E.ON Földgáz Storage
E.ON Földgáz Storage is a pre-eminent Hungarian underground gas storage company with four primarily sandstone sites located near the towns of Hajdúszoboszló, Zsana, Pusztaederics, and Kardoskút.
The facilities themselves were first built in the 1970s, when they were owned and operated by preceded MOL, but were bought and privatised by E.ON Ruhrgas in 2006. Kardoskút is the oldest of the facilities, with Hajdúszoboszló and Pusztaederics built later; the site at Zsana is the newest of the four, having been built between 1992-1996, and it was extended between 2007 and 2009 following E.ON’s takeover.
Chief operating officer László Fritsch discusses in more detail E.ON Földgáz Storage’s capacities: “In total, we have 4.2 billion cubic metres of capacity for gas. The largest site is Zsana, which is home to half our volume at 2.1 billion cubic metres. The second biggest is Hajdúszoboszló with 1.4 billion cubic metres. The other two sites are much smaller: Pusztaederics and Kardoskút both share 300 million cubic metres each. Peak daily withdrawal capacity is approximately 50 million cubic metres in total, an important figure because we are a systems storage network. We never consider the storage sites individually but together as a single unit.”
E.ON Földgáz Storage is part of E.ON Gas Storage Gmbh, which belongs to E.ON’s Global Commodities, based in Germany; it also has a subsidiary in the UK and a branch office in Austria. The main client is E.ON Földgáz Trade Zrt. but it also works with third party clients such as the Hungarian branch of GDF SUEZ, RWE, and the Hungarian branch of Italian gas company ENI. Its clients benefit from a corporate culture based on five core tenets to deliver a superior service: integrity of service; openness of business; trust and mutual respect; the courage to deliver on its promises; and social responsibility for the local and wider community.
The relatively recent development of Zsana was a significant boost to E.ON Földgáz Storage’s capabilities and represents the biggest investment into the company during the last five years. Parent company E.ON invested more than 100 million euros into the site during Phase IV, which ran from 2007 until 2009 and enhanced mobile capacity by more than 400 cubic metres. Since that time, however, the crisis has bitten deeply into Hungary’s energy deeply into Hungary’s energy market causing it to become stagnant, leaving the company running at a level between 50 per cent and 70 per cent of its capacity. The Zsana investment has been costly and not fully utilised to date but, nonetheless has been an important investment for the future and enhances the storage services for Hungary.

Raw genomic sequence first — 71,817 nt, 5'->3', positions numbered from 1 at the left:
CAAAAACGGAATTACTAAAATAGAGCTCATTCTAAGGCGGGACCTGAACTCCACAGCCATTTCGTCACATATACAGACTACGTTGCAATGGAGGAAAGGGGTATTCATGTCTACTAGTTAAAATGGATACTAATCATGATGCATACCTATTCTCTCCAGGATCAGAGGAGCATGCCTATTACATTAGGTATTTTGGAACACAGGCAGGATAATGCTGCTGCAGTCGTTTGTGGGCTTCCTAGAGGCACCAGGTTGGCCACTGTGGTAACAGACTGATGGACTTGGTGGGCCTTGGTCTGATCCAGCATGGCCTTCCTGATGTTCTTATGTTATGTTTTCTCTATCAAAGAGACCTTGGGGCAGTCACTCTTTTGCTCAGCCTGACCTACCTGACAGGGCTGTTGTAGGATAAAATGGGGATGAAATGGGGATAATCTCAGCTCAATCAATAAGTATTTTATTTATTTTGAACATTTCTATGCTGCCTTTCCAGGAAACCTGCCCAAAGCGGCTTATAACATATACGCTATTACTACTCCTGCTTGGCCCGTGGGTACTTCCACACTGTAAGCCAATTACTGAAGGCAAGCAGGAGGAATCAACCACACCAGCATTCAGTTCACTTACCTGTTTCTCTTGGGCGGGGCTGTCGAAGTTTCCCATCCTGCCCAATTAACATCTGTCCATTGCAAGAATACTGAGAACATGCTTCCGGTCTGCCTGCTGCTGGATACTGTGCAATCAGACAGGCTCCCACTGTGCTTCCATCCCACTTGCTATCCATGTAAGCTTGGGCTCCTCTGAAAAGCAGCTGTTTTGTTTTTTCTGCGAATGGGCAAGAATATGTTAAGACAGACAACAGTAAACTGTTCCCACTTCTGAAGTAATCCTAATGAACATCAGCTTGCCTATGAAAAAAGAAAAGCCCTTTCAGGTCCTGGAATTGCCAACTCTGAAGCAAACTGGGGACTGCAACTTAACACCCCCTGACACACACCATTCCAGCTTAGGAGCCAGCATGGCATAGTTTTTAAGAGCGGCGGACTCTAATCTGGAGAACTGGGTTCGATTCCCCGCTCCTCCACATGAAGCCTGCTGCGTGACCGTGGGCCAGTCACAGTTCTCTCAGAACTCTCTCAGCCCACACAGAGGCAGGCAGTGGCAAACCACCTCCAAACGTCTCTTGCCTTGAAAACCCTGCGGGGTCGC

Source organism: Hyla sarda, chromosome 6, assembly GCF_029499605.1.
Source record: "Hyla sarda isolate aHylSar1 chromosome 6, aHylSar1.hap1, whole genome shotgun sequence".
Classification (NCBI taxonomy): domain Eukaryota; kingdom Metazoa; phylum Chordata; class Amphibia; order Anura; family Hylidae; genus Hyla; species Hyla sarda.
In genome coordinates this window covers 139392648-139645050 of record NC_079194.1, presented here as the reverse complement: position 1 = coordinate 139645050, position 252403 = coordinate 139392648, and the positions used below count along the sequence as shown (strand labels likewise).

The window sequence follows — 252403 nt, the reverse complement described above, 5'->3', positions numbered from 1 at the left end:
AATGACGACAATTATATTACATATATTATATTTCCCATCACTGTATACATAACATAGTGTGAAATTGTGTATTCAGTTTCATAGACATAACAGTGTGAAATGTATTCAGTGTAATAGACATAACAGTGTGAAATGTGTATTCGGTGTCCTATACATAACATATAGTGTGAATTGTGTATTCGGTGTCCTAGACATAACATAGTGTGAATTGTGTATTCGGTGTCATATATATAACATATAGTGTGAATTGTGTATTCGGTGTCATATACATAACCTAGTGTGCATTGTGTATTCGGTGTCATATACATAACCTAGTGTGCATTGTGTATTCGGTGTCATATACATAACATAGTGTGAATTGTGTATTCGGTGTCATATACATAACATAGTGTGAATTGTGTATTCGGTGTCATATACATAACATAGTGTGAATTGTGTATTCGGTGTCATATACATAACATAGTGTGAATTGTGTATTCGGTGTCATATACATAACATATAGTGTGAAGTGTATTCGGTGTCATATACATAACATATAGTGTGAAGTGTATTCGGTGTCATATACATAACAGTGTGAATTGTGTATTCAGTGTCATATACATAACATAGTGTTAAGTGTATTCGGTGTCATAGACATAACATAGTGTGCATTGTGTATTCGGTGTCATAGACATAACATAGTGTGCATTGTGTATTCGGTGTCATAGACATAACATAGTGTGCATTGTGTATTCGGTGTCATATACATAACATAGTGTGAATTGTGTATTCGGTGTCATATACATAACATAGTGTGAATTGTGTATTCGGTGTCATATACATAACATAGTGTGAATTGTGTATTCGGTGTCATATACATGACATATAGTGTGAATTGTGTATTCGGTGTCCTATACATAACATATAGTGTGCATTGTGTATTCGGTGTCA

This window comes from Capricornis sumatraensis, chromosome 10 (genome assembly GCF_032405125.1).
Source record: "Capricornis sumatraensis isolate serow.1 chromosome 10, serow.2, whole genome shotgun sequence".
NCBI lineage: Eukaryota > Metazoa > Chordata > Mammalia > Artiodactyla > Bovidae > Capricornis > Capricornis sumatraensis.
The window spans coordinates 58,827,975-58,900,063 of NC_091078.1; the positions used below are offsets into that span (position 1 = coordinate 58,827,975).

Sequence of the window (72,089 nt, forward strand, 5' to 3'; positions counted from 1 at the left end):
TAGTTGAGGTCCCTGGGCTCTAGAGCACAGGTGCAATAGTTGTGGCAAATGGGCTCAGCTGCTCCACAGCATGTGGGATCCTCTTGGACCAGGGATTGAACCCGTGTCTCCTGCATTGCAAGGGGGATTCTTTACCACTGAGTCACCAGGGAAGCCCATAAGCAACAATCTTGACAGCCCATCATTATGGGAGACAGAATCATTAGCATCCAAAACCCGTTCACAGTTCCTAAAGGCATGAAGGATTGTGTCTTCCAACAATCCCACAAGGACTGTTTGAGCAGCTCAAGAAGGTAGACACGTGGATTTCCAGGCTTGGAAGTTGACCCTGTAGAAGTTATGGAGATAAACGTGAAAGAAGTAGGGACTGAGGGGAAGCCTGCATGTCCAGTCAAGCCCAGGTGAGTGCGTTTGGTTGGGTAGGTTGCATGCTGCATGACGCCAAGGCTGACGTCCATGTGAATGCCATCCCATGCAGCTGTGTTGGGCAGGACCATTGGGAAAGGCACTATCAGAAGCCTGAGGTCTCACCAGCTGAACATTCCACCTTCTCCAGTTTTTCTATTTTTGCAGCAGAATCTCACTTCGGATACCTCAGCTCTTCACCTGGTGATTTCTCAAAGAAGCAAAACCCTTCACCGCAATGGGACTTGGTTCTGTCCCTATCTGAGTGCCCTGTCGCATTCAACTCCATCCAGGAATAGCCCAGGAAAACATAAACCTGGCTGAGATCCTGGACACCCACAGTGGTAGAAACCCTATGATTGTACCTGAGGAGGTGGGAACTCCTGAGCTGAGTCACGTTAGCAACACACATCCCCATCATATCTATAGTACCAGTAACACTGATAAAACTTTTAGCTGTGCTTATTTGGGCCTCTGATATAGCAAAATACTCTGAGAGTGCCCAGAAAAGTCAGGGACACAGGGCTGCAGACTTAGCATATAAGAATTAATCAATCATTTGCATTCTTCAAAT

“The last couple of years have seen the market in Hungary change,” László says. “Until 2009/2010, gas storage was used primarily as a tool for security of supply but in the last couple of years we have developed three pillars essential to the developing commercial viability of gas storage in the country. First is flexibility: we help balance the difference in demand between summer and peak consumption; this flexibility is also required as a base load for gas transportation by the Transmission System Operator. The second increasingly important pillar is price optimisation, in which we help reduce the supply cost through realising time and location swaps. The third pillar of course remains security of supply. EU gas consumption is expected to rise 20 per cent by 2020 so we expect our own market to begin rising in the coming years.”
The chief operating officer goes on to highlight some strong prospects for the future: “There are a couple of streams coming online around Hungary that we are looking to be involved with. First is South Stream, which is expected to be active by around 2017, will be an excellent opportunity for us because of the line’s proximity to our storage sites. Because we operate commercial and not just strategic storage hubs, Hungary’s increasing demand for storage following the introduction of South Stream will come directly to us. Plans for Nabucco West, currently under development, also require a buffer capacity that we can provide.”
Whilst the long-term future for E.ON Földgáz Storage appears bright, with plenty of business and new opportunities, the company must face an unpredictable market in its immediate future. The Hungarian energy sector is experiencing turbulence as its landscape shifts with Government looking to optimise its presence, whilst the demand for energy currently remains stagnant as an ongoing result of the financial crisis.
“At Pusztaederics there is a two-step plan of development underway,” László explains. “The first stage is to refurbish and reconstruct the withdrawal capacity and equipment at the site, and that is currently being executed. The second stage is to install new compressors in the plant. This work is part of ensuring our assets remain state-of-the-art, reliable, and safe. In total it will cost more than ten million euros, making us one of the biggest investors in the Hungarian energy environment at present. In the long-term we do not plan to increase our capacity: the main target is to keep it functioning as efficiently as possible through these types of refurbishments.”
E.ON Földgáz Storage
Services: Underground gas storage